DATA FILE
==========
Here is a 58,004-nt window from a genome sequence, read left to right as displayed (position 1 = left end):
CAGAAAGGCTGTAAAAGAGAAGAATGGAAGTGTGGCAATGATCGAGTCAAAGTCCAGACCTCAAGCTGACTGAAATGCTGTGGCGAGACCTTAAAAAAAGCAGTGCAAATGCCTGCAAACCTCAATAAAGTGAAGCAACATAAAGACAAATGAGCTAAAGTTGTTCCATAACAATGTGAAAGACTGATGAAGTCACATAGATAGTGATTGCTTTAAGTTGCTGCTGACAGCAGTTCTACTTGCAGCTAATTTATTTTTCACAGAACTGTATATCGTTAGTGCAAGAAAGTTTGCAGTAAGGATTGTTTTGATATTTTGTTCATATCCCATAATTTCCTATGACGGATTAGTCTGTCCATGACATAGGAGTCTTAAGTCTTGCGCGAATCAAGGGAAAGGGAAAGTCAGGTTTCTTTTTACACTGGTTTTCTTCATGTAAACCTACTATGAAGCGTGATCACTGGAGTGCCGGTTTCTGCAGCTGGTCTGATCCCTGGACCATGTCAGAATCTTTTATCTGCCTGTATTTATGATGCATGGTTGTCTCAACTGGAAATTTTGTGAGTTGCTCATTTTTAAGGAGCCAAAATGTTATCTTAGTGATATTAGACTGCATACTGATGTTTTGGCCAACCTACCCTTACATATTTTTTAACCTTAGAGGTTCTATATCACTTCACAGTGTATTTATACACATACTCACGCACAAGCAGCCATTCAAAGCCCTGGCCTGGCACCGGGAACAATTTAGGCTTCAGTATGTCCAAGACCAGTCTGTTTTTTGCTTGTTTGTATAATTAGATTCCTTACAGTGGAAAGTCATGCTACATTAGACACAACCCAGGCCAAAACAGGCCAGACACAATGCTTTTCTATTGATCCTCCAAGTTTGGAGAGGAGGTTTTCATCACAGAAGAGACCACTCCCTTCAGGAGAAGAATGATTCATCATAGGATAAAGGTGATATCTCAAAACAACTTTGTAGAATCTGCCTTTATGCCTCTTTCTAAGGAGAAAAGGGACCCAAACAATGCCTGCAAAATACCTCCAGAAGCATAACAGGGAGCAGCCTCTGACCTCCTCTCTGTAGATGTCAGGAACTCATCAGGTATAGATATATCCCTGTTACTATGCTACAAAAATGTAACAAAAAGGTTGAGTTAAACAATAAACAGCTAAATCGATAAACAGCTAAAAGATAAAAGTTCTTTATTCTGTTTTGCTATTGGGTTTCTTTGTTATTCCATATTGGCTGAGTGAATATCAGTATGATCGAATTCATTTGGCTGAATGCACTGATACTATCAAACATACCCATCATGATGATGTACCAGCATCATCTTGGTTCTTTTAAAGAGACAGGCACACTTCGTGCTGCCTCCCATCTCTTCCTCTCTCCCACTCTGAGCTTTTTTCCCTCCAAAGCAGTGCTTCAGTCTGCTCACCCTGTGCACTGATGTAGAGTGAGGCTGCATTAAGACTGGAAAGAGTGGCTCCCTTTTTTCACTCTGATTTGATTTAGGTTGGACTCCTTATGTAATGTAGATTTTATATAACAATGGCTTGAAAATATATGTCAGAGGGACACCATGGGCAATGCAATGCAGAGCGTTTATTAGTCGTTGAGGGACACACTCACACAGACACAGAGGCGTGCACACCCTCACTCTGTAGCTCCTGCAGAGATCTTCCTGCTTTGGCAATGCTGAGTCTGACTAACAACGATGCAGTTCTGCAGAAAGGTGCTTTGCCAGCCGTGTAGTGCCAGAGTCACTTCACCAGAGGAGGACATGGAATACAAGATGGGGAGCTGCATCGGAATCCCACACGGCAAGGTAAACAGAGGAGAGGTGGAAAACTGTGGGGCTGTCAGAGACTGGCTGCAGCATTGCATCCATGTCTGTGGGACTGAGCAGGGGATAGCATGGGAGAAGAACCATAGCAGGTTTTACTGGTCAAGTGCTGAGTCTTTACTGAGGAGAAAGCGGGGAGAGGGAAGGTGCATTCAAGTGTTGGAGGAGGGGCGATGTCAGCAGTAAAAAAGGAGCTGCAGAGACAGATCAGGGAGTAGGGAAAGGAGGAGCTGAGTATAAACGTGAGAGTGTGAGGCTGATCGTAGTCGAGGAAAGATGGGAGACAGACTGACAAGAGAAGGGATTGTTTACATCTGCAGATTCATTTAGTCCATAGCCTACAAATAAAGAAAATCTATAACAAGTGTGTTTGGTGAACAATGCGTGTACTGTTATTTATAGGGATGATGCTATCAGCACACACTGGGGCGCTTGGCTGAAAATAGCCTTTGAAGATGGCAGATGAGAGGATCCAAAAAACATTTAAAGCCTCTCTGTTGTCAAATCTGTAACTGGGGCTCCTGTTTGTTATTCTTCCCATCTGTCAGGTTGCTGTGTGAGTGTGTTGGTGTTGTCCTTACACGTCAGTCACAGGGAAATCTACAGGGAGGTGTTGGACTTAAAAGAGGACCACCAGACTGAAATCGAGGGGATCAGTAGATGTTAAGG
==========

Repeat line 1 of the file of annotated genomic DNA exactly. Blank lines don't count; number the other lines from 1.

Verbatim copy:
Here is a 58,004-nt window from a genome sequence, read left to right as displayed (position 1 = left end):